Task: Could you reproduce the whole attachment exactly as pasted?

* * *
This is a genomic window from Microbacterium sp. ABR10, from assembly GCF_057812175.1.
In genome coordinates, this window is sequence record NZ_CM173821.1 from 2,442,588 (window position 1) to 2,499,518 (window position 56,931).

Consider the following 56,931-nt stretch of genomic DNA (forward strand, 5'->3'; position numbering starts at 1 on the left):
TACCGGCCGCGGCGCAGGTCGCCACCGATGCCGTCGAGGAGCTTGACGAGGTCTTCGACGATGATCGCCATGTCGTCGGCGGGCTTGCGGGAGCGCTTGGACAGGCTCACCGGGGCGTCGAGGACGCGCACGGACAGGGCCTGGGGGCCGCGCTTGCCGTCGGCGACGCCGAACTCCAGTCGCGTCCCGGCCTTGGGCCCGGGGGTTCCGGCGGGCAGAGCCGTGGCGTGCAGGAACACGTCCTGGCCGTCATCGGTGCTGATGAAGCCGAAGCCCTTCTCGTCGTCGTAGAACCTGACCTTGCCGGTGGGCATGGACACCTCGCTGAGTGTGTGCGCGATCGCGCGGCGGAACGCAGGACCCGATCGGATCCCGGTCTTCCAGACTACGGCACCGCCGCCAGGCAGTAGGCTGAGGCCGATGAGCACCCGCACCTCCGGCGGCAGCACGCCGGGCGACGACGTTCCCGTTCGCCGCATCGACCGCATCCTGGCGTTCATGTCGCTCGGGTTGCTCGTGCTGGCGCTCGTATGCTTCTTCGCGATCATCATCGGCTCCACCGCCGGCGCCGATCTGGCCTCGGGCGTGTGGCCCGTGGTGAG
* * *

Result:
This is a genomic window from Microbacterium sp. ABR10, from assembly GCF_057812175.1.
In genome coordinates, this window is sequence record NZ_CM173821.1 from 2,442,588 (window position 1) to 2,499,518 (window position 56,931).

Consider the following 56,931-nt stretch of genomic DNA (forward strand, 5'->3'; position numbering starts at 1 on the left):
TACCGGCCGCGGCGCAGGTCGCCACCGATGCCGTCGAGGAGCTTGACGAGGTCTTCGACGATGATCGCCATGTCGTCGGCGGGCTTGCGGGAGCGCTTGGACAGGCTCACCGGGGCGTCGAGGACGCGCACGGACAGGGCCTGGGGGCCGCGCTTGCCGTCGGCGACGCCGAACTCCAGTCGCGTCCCGGCCTTGGGCCCGGGGGTTCCGGCGGGCAGAGCCGTGGCGTGCAGGAACACGTCCTGGCCGTCATCGGTGCTGATGAAGCCGAAGCCCTTCTCGTCGTCGTAGAACCTGACCTTGCCGGTGGGCATGGACACCTCGCTGAGTGTGTGCGCGATCGCGCGGCGGAACGCAGGACCCGATCGGATCCCGGTCTTCCAGACTACGGCACCGCCGCCAGGCAGTAGGCTGAGGCCGATGAGCACCCGCACCTCCGGCGGCAGCACGCCGGGCGACGACGTTCCCGTTCGCCGCATCGACCGCATCCTGGCGTTCATGTCGCTCGGGTTGCTCGTGCTGGCGCTCGTATGCTTCTTCGCGATCATCATCGGCTCCACCGCCGGCGCCGATCTGGCCTCGGGCGTGTGGCCCGTGGTGAG